Scientists from around the world have been describing the benefits of intermittent fasting, a regular way of life for Muslims around the world, for some years now.
Intermittent fasting can be best described as eating during a 6-hour window and fasting for the rest of the day. Benefits of intermittent fasting include a reduction in obesity, cholesterol, blood sugar levels. It also proves beneficial in cardiovascular diseases, cancer, and neurological disorders.
A recently published study in The New England Journal of Medicine has further cemented the fact that intermittent fasting is beneficial for human health. Rafael de Cabo and Mark P. Mattson have authored the research that is titled ‘Effects of Intermittent Fasting on Health, Aging, and Disease’.
Dr. Mark Mattson, a neuroscientist at the Johns Hopkins University, argued that intermittent fasting helps in different health conditions ranging from obesity, diabetes to heart problems and cancer. It also improves blood pressure levels, heartbeat, and glucose regulation in the body. The absence of any of these diseases enables an individual to live longer.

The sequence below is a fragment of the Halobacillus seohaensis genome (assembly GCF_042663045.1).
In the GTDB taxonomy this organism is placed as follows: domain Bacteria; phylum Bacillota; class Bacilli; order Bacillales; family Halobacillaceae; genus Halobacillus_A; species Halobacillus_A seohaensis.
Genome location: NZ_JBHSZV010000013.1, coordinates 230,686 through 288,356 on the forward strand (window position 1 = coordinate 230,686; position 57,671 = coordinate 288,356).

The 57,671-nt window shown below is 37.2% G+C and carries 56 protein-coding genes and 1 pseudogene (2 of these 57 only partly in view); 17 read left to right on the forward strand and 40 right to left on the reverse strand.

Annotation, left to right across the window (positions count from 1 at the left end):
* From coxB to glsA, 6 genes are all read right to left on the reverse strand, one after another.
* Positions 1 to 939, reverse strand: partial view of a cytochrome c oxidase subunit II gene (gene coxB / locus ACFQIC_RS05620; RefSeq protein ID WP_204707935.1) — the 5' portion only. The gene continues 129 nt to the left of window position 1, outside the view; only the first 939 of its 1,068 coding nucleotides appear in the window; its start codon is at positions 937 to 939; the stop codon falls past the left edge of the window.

Dr. Mattson has been investigating the benefits of intermittent fasting for the past 25 years and practicing it himself for more than 20 years now.
Moreover, intermittent fasting suppresses inflammation, improves brain health, and produces resistance against stress. The study also found that the cognitive performance of those who adopt intermittent fasting improves significantly.
Dr. Rafael Cabo suggested that information about the benefits of intermittent fasting must be integrated into the curriculum of schools so that more and more people adopt this lifestyle.
For anyone looking to adopt intermittent fasting in their lives, Dr. Mattson has this to say:
People should be advised that feeling hungry and irritable is common initially and usually passes after two weeks to a month as the body and brain become accustomed to the new habit.